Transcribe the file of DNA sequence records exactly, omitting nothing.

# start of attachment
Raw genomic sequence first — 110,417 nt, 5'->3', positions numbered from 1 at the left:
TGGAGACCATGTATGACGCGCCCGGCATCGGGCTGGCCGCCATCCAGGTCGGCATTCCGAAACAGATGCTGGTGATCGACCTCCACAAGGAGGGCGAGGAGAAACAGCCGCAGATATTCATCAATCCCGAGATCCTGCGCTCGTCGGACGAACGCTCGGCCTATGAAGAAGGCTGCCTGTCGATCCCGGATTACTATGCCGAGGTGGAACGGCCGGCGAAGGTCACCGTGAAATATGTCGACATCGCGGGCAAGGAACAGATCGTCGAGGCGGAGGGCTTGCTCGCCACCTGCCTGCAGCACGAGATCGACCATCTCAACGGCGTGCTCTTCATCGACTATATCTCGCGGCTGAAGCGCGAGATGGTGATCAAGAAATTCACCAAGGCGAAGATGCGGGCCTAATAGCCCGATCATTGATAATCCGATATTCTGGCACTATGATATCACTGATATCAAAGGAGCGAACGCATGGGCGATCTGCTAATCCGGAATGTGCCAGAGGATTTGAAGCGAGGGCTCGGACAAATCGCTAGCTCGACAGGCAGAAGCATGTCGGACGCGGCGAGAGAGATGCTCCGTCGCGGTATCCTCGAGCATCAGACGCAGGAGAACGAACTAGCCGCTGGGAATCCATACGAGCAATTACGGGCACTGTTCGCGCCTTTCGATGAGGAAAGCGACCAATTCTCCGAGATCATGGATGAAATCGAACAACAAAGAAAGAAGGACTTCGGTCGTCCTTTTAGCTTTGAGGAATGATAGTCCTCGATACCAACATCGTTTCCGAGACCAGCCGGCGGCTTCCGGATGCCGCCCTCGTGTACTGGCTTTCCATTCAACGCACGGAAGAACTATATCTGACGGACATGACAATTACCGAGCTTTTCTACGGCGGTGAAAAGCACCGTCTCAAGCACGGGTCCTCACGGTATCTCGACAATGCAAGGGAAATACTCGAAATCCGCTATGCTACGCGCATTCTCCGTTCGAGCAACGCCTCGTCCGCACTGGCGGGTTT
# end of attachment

Raw genomic sequence first — 110,417 nt, 5'->3', positions numbered from 1 at the left:
TGGAGACCATGTATGACGCGCCCGGCATCGGGCTGGCCGCCATCCAGGTCGGCATTCCGAAACAGATGCTGGTGATCGACCTCCACAAGGAGGGCGAGGAGAAACAGCCGCAGATATTCATCAATCCCGAGATCCTGCGCTCGTCGGACGAACGCTCGGCCTATGAAGAAGGCTGCCTGTCGATCCCGGATTACTATGCCGAGGTGGAACGGCCGGCGAAGGTCACCGTGAAATATGTCGACATCGCGGGCAAGGAACAGATCGTCGAGGCGGAGGGCTTGCTCGCCACCTGCCTGCAGCACGAGATCGACCATCTCAACGGCGTGCTCTTCATCGACTATATCTCGCGGCTGAAGCGCGAGATGGTGATCAAGAAATTCACCAAGGCGAAGATGCGGGCCTAATAGCCCGATCATTGATAATCCGATATTCTGGCACTATGATATCACTGATATCAAAGGAGCGAACGCATGGGCGATCTGCTAATCCGGAATGTGCCAGAGGATTTGAAGCGAGGGCTCGGACAAATCGCTAGCTCGACAGGCAGAAGCATGTCGGACGCGGCGAGAGAGATGCTCCGTCGCGGTATCCTCGAGCATCAGACGCAGGAGAACGAACTAGCCGCTGGGAATCCATACGAGCAATTACGGGCACTGTTCGCGCCTTTCGATGAGGAAAGCGACCAATTCTCCGAGATCATGGATGAAATCGAACAACAAAGAAAGAAGGACTTCGGTCGTCCTTTTAGCTTTGAGGAATGATAGTCCTCGATACCAACATCGTTTCCGAGACCAGCCGGCGGCTTCCGGATGCCGCCCTCGTGTACTGGCTTTCCATTCAACGCACGGAAGAACTATATCTGACGGACATGACAATTACCGAGCTTTTCTACGGCGGTGAAAAGCACCGTCTCAAGCACGGGTCCTCACGGTATCTCGACAATGCAAGGGAAATACTCGAAATCCGCTATGCTACGCGCATTCTCCGTTCGAGCAACGCCTCGTCCGCACTGGCGGGTTT